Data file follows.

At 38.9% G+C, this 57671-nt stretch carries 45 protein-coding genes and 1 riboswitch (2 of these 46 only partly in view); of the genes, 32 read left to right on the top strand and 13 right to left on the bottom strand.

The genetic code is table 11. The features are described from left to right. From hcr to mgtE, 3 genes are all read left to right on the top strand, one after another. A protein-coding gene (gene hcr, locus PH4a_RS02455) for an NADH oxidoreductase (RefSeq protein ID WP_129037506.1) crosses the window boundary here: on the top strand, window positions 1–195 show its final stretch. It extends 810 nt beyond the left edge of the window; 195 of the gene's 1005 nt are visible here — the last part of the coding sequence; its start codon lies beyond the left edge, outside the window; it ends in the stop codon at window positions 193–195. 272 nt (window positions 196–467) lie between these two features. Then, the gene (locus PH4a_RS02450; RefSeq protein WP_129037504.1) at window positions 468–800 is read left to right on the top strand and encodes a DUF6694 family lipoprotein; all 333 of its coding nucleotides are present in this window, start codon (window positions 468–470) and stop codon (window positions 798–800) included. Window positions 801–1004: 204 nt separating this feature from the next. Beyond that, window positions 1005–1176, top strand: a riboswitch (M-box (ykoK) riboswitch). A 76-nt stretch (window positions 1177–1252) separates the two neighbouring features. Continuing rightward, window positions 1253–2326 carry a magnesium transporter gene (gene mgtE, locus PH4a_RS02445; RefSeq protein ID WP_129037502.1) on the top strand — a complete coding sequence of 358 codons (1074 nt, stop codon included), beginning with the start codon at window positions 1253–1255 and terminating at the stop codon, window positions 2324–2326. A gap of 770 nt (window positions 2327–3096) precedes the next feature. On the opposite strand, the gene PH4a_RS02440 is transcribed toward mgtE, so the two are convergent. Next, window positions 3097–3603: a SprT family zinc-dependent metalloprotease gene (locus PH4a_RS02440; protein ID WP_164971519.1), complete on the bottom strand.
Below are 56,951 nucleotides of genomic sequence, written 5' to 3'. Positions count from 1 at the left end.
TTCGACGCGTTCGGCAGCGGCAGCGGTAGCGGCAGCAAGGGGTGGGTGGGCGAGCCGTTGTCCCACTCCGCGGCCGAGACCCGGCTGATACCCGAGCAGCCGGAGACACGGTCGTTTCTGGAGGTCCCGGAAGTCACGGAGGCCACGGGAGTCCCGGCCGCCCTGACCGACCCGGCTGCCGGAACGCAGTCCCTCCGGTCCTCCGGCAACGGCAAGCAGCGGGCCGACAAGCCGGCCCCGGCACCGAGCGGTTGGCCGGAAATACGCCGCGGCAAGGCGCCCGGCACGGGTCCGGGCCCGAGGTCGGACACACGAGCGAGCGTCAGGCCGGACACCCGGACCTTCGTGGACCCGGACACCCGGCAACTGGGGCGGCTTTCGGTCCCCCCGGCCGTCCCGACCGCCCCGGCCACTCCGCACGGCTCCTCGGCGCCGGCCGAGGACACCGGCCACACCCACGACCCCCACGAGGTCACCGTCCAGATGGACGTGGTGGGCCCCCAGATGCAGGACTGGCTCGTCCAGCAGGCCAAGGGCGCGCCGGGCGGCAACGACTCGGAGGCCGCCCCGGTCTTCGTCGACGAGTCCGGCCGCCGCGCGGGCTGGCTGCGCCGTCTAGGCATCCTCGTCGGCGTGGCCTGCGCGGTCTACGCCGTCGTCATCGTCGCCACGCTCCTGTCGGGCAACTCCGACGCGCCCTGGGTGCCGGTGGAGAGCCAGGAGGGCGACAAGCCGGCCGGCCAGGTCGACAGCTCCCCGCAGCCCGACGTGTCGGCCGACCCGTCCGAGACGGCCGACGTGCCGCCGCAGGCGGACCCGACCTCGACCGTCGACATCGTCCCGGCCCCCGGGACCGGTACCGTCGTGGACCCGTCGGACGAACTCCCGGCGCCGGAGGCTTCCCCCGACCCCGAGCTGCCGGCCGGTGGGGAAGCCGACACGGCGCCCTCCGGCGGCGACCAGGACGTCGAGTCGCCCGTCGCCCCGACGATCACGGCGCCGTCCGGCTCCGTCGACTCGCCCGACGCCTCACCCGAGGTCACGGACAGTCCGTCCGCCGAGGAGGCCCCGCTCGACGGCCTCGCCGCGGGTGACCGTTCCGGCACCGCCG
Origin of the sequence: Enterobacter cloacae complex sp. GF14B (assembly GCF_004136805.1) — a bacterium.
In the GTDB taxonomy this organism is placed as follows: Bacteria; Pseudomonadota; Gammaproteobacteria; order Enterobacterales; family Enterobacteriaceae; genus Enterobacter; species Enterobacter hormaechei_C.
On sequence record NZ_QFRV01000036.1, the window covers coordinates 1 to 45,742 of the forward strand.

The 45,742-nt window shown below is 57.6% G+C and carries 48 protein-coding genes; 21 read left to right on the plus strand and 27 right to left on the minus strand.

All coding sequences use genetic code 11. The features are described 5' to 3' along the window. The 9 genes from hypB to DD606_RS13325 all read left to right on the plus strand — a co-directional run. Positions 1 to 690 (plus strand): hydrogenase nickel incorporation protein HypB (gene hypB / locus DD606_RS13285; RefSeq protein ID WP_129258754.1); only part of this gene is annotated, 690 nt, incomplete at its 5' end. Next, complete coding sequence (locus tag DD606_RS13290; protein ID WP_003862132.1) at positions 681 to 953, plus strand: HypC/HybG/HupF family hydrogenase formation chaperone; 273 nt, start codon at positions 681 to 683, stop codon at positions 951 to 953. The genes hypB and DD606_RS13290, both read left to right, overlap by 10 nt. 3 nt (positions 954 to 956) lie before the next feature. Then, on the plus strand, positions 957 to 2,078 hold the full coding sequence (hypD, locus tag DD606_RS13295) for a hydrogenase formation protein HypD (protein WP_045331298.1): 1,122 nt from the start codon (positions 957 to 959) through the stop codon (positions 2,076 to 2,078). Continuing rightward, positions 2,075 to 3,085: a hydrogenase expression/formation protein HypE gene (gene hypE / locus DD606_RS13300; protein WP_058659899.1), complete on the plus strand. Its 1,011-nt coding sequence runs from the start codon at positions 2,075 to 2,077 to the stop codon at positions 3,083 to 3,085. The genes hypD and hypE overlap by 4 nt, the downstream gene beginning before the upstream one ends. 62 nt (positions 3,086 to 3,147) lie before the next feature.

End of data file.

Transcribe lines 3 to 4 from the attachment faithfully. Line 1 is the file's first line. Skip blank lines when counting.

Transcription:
Below are 56,951 nucleotides of genomic sequence, written 5' to 3'. Positions count from 1 at the left end.
TTCGACGCGTTCGGCAGCGGCAGCGGTAGCGGCAGCAAGGGGTGGGTGGGCGAGCCGTTGTCCCACTCCGCGGCCGAGACCCGGCTGATACCCGAGCAGCCGGAGACACGGTCGTTTCTGGAGGTCCCGGAAGTCACGGAGGCCACGGGAGTCCCGGCCGCCCTGACCGACCCGGCTGCCGGAACGCAGTCCCTCCGGTCCTCCGGCAACGGCAAGCAGCGGGCCGACAAGCCGGCCCCGGCACCGAGCGGTTGGCCGGAAATACGCCGCGGCAAGGCGCCCGGCACGGGTCCGGGCCCGAGGTCGGACACACGAGCGAGCGTCAGGCCGGACACCCGGACCTTCGTGGACCCGGACACCCGGCAACTGGGGCGGCTTTCGGTCCCCCCGGCCGTCCCGACCGCCCCGGCCACTCCGCACGGCTCCTCGGCGCCGGCCGAGGACACCGGCCACACCCACGACCCCCACGAGGTCACCGTCCAGATGGACGTGGTGGGCCCCCAGATGCAGGACTGGCTCGTCCAGCAGGCCAAGGGCGCGCCGGGCGGCAACGACTCGGAGGCCGCCCCGGTCTTCGTCGACGAGTCCGGCCGCCGCGCGGGCTGGCTGCGCCGTCTAGGCATCCTCGTCGGCGTGGCCTGCGCGGTCTACGCCGTCGTCATCGTCGCCACGCTCCTGTCGGGCAACTCCGACGCGCCCTGGGTGCCGGTGGAGAGCCAGGAGGGCGACAAGCCGGCCGGCCAGGTCGACAGCTCCCCGCAGCCCGACGTGTCGGCCGACCCGTCCGAGACGGCCGACGTGCCGCCGCAGGCGGACCCGACCTCGACCGTCGACATCGTCCCGGCCCCCGGGACCGGTACCGTCGTGGACCCGTCGGACGAACTCCCGGCGCCGGAGGCTTCCCCCGACCCCGAGCTGCCGGCCGGTGGGGAAGCCGACACGGCGCCCTCCGGCGGCGACCAGGACGTCGAGTCGCCCGTCGCCCCGACGATCACGGCGCCGTCCGGCTCCGTCGACTCGCCCGACGCCTCACCCGAGGTCACGGACAGTCCGTCCGCCGAGGAGGCCCCGCTCGACGGCCTCGCCGCGGGTGACCGTTCCGGCACCGCCG